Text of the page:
Of course, at the young age of 19, his skills are still incredibly raw. As always, many elements will have to pan out perfectly in order for him to realize his true potential. Yet, to give up a disgruntled asset and in return, receive a strong prospect with medium-sized potential, along with a second-round pick to boot. No one says no.

As expected, a good chunk of draft picks were tossed around the league over the past few days. Most of which seemed to be heading to Columbus, who managed to stockpile two additional first-round selections in this year’s draft, as well as a few futures. Granted, with both coming courtesy of Toronto and Tampa Bay, both picks hold a high chance of falling late in the round. Regardless, the Jackets’ will be an intriguing team to watch come draft day and should be adding a few strong assets, including a potential top-10 of their own. Can they turn a corner, and finally become a fantasy haven in the next few years? Let’s see how they manage in July.

All in all, it was an exciting and entertaining week. It was a seller’s dream market this year, with many of the league’s top teams putting themselves well above the rest of the league. Who needs assets when you have a cup in hand.

Oh, Speaking of draft picks, this week also saw a line of extremely touted prospects make their professional debuts, most of them deserving of some recognition. More specifically, a Montreal Canadien draft pick by the name of Cole Caufield. After dominating the nation at the NCAA level with 30 goals and 52 points, the 5-foot-7 winger made his anticipated AHL debut for the Laval Rocket. He wasted no time making his mark on the league, combining for two goals and an assist in his debut, which included this patented one-timer.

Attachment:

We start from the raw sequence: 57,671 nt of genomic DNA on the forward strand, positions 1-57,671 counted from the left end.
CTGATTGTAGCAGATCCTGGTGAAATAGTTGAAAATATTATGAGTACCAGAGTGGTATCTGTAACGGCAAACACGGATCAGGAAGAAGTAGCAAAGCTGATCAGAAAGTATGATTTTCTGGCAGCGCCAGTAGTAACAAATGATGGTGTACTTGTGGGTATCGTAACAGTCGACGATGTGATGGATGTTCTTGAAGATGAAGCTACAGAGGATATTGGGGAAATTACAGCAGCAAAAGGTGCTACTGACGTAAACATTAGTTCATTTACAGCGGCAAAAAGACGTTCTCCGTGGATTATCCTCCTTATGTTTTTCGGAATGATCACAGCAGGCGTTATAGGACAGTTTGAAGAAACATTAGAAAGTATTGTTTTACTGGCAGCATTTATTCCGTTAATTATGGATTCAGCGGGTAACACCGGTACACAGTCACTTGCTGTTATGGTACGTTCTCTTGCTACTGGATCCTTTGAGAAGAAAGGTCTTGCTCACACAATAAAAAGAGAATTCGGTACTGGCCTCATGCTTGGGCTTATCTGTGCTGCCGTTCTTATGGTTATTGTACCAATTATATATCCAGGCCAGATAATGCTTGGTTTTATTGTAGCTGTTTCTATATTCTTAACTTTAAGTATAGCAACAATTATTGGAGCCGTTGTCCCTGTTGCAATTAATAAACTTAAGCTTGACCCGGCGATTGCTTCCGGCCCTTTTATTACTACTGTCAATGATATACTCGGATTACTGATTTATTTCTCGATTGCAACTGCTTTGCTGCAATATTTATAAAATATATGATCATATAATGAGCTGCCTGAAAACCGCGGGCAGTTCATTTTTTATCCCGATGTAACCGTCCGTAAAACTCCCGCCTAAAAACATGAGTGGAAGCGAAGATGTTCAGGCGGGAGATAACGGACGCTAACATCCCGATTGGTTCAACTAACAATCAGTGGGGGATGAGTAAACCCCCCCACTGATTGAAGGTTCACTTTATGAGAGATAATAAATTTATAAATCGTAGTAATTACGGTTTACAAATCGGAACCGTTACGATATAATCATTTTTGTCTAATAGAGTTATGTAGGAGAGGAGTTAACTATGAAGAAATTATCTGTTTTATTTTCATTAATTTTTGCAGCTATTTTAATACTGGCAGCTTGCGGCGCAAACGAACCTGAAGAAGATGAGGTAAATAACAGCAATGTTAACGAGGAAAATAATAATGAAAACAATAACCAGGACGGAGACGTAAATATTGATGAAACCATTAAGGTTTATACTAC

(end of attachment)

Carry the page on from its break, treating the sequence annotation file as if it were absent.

He would add another goal in his next matchup, totaling four points through his first two games. None of this should come as much surprise. As I mentioned a few weeks back, the kid eats, sleeps, and dreams about scoring goals. It was not a question of if he’d score, but how many. Yes, it’s early. Yet, there is good reason to be excited about him, regardless if he sees promotion this season or not. Enjoy, Habs fans, you have your best shooter since Max Pacioretty.

Secondly, Matt Boldy, who made his debut with the Iowa Wild, came as advertised. Much like Caufield, Boldy capped off his pro debut with a multi-point effort, posting a goal and an assist, while adding a second goal in his second game. His debut tally came in the form of a rocket, dropping to a knee on the man-advantage and beating the goaltender clean.

Both players come in as bright spots for the respected organizations, and both proving case and point as to why. While they are both likely to remain down in the AHL, do not be surprised in the slightest to see one, if not both, up in the show at some points before the season’s end.

Thanks for joining me this week. Follow me @hall1289 for more prospect updates.


Name Fantasy Upside NHL Certainty
Timur Mukhanov 8.0 7.0
Alexander Pashin 7.0 2.5
Felix Unger Sörum 7.5 8.5
Charles-Alexis Legault 4 6.5
Alexander Pelevin 3 2
Tyler Tucker 5.0 6.0
Matt Kessel 4.0 7.5
Aatu Räty 8.0 7.0
Jackson Blake 6.0 6.0
Ryan Ufko 7.0 6.0